excess of from 5 to 20 equivalent percent of hydroxy EXAMPLE 8 compound impart laminability to films imprinted with inks prepared therefrom. These amounts of polyhydroxy compounds exert no disadvantageous influence on the printing properties of the resulting resins. To be sure, the softening point may under certain conditions decrease by a small amount. However the blocking 370 g of dimerized tall oil fatty acid having the composition given in EXAMPLE 1 are mixed with 30 g of monomeric tall oil fatty acid and 26 g (0.1 equivalent) of a liquid epoxy resin comprising diphenylol propane having an epoxy value of 0.54. The mixture is heated to 200C. over 45 minutes. The batch is maintained at this temperature for 3 hours and then cooled to 70C. After the addition of 38 g of ethylene diamine, the mixture is heated to 230C. in 60 minutes and held at 230C. for 2 hours. During the last hour, a vacuum of 20 mmHg is applied for better complete condensation.

The resin obtained has a ring and ball softening point of 100C, a Kofler blocking point of 92C., and a viscosity of 23 poises at 160C.

EXAMPLE 9 A printing ink was made from the resin of Example 1 by combining 30 parts by weight of the resin with 30 parts of absolute ethanol, 30 parts of benzine (6595C.), and 10 parts of a red pigment (Litholrot 3740," BASF).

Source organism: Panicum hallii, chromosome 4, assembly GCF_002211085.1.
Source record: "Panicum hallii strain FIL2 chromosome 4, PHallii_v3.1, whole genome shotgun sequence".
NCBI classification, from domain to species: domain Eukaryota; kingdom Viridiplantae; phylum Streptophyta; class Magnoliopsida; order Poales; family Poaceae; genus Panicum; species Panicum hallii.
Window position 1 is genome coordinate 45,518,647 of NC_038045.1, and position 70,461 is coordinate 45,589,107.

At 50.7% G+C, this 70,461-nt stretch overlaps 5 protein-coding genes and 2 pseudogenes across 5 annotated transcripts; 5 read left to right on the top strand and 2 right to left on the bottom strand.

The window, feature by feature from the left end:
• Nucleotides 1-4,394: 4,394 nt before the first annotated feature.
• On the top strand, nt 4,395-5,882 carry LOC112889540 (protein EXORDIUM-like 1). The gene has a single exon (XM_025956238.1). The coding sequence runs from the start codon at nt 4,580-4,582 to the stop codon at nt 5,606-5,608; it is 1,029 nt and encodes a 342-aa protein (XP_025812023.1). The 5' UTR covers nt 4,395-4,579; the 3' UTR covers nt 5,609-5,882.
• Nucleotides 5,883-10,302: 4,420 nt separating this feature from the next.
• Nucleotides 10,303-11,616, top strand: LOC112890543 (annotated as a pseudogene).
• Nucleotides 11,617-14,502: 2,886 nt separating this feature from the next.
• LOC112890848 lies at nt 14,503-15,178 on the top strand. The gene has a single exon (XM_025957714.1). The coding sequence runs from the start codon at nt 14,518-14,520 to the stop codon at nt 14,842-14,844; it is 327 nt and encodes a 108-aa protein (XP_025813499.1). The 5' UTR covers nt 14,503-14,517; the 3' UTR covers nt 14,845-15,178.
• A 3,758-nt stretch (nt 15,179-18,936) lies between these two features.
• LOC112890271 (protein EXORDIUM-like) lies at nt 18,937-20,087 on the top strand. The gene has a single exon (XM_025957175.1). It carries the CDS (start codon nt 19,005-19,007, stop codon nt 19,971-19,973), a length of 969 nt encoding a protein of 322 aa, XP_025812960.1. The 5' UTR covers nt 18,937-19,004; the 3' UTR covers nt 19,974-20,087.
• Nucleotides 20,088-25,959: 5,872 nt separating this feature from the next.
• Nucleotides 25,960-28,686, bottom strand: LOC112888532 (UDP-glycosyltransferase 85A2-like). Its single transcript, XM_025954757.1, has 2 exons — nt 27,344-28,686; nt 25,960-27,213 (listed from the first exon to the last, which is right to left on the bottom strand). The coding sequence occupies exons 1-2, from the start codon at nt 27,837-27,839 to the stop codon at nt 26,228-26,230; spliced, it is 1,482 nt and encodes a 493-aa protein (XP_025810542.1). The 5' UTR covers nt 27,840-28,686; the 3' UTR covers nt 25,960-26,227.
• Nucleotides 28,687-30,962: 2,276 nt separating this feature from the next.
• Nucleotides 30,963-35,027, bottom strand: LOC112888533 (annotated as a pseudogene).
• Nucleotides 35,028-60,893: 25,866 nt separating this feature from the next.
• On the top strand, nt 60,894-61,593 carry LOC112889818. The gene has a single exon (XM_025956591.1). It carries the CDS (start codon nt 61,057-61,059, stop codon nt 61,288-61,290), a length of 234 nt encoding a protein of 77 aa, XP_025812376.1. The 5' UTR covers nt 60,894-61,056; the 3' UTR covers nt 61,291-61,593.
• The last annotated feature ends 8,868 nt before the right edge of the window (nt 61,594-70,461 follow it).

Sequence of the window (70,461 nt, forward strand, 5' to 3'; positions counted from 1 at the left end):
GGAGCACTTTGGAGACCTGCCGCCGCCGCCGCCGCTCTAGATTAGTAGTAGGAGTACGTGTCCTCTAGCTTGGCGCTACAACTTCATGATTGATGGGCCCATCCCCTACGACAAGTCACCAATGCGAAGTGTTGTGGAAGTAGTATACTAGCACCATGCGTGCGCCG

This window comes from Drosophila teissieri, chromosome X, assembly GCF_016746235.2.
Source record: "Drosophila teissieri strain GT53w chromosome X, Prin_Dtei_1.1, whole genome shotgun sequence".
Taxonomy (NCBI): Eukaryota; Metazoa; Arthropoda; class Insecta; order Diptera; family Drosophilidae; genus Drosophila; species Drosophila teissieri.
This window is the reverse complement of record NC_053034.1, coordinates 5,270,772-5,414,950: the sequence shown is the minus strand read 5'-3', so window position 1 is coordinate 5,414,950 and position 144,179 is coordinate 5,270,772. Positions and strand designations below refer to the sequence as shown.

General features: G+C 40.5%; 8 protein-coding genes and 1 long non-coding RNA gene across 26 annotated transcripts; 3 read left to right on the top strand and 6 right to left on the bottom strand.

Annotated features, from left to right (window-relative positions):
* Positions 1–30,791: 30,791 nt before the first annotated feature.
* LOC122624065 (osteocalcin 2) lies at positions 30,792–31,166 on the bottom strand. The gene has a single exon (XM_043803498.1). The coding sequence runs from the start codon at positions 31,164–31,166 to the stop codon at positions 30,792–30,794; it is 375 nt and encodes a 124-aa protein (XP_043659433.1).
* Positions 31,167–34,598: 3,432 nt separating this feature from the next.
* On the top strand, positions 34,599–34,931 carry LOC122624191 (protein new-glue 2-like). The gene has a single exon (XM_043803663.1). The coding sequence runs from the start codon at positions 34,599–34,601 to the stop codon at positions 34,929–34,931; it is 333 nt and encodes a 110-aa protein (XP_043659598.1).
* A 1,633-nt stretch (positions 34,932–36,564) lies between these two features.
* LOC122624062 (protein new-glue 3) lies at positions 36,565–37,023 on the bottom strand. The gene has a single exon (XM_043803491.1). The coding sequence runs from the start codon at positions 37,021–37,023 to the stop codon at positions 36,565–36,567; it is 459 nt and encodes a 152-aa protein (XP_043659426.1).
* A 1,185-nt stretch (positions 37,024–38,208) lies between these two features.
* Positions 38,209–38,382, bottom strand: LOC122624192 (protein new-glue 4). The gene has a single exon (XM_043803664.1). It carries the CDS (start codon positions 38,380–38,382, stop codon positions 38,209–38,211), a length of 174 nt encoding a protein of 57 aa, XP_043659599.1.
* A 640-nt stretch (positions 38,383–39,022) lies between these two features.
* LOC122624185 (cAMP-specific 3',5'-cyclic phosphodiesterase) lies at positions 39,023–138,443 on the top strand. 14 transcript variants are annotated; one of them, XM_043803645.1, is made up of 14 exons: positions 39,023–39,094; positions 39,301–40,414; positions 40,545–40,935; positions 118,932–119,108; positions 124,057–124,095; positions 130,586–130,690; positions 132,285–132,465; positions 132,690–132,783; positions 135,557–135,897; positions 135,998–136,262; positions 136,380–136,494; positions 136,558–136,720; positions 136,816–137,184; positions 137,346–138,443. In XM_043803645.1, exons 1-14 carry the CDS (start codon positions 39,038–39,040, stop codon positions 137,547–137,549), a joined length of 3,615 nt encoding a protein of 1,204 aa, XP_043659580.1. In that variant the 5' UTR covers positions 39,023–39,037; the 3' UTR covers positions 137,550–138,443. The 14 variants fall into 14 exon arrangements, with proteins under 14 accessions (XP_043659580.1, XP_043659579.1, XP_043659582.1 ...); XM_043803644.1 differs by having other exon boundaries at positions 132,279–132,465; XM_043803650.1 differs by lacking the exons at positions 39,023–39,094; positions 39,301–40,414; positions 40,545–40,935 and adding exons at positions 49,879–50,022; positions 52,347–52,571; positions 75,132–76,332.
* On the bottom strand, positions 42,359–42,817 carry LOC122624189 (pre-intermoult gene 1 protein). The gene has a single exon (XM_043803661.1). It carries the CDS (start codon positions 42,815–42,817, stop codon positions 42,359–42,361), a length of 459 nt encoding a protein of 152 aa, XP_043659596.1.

A second ink was prepared from the same ingredients but substituting 30 parts of a commercial polyamide printing ink resin (Versamide 930) for the polyesteramide resin of Example 1.

In both cases, the resin was first dissolved in the solvent mixture with moderate warming to give a clear varnish. The pigment is worked into a portion of this varnish with a ball mill. After dispersion is complete, this colorant is combined with the remaining varnish. If necessary, the mixture is diluted to a printing viscosity of 2530 seconds (discharge time from a DIN-4 efflux cup at C.).

The ink is next printed onto cellophane film using a roll-on-roll intaglio process. The printed film side is subsequently laminated to a polyethylene film using a suitable commercial lamination adhesive (EPS 700, Firma Herberts) at a maximum coating thickness of 3g/m After 4 weeks storage, the bond adhesion was measured (peel-angle 180C). The bond strength on the ink surface of the present invention was 161 grams of force/cm: the bond on the commercial ink sample showed no measurable adhesion.

What is claimed is: 1. A polyesteramide resin having an hydroxy number between 9.35 and 37.1, said resin comprising 1. an acid component comprising A. to percent by weight of a polymerized C C fatty acid product containing from 5 to 15 percent by weight of monomeric fatty acid, 60 to 80 percent of dimeric fatty acid, and 10 to 35 percent by weight of trimeric and higher fatty acid polymers, and B. 15 to 5 percent by weight of an additional monomeric C, C fatty acid; and condensed therewith in a substantially equivalent amount,

2. a second component comprising A. from 5 to 20 equivalent percent of an aliphatic polyol having at least three primary or secondary hydroxy groups and B. 95 to 80 percent of ethylene diamine, said resin additionally comprising an excess of 5 to 20 equivalent percent of hydroxy component condensed with said acid component.